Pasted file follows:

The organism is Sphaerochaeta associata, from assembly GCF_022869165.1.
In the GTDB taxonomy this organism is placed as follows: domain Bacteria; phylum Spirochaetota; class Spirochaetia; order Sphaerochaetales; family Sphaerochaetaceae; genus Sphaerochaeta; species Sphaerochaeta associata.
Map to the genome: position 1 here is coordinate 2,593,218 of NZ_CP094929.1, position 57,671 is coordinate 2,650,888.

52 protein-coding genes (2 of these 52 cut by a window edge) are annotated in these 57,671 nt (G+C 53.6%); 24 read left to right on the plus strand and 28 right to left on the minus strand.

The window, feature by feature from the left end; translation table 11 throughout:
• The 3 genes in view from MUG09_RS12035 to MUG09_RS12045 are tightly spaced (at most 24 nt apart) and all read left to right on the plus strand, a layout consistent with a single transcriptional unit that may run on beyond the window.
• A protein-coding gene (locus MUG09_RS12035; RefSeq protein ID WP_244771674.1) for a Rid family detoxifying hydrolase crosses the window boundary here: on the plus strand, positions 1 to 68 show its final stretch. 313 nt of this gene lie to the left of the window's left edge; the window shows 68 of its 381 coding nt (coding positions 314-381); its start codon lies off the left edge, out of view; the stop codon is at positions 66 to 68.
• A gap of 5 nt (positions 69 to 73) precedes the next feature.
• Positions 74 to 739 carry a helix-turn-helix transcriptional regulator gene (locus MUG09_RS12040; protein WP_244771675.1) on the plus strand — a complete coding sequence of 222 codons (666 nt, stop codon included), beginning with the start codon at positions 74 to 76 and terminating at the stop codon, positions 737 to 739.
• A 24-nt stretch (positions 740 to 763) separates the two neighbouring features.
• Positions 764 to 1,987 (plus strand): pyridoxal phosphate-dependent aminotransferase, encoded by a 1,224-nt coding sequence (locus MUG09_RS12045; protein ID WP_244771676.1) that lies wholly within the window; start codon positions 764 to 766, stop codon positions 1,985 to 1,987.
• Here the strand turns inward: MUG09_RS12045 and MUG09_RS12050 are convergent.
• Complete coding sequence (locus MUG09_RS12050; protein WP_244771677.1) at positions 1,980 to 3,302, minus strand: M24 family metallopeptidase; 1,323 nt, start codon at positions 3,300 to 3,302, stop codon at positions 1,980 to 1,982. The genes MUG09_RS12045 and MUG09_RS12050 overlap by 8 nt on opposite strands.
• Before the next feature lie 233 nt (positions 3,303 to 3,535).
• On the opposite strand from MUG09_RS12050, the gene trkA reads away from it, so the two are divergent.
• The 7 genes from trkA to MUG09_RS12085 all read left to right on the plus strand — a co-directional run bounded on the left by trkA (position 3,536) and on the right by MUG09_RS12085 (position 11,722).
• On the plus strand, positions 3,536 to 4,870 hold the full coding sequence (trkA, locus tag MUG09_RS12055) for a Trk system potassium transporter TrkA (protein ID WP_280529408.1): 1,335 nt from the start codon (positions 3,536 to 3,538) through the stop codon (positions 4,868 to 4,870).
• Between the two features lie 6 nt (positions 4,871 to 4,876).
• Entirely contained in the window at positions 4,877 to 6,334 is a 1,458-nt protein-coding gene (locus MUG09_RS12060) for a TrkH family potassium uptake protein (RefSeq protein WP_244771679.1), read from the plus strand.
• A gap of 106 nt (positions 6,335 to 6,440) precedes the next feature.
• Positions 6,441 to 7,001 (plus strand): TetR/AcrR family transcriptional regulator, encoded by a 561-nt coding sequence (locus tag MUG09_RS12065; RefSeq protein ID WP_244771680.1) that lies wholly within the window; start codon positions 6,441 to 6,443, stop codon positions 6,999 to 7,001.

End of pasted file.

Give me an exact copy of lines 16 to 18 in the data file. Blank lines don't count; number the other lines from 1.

• The 7 genes from trkA to MUG09_RS12085 all read left to right on the plus strand — a co-directional run bounded on the left by trkA (position 3,536) and on the right by MUG09_RS12085 (position 11,722).
• On the plus strand, positions 3,536 to 4,870 hold the full coding sequence (trkA, locus tag MUG09_RS12055) for a Trk system potassium transporter TrkA (protein ID WP_280529408.1): 1,335 nt from the start codon (positions 3,536 to 3,538) through the stop codon (positions 4,868 to 4,870).
• Between the two features lie 6 nt (positions 4,871 to 4,876).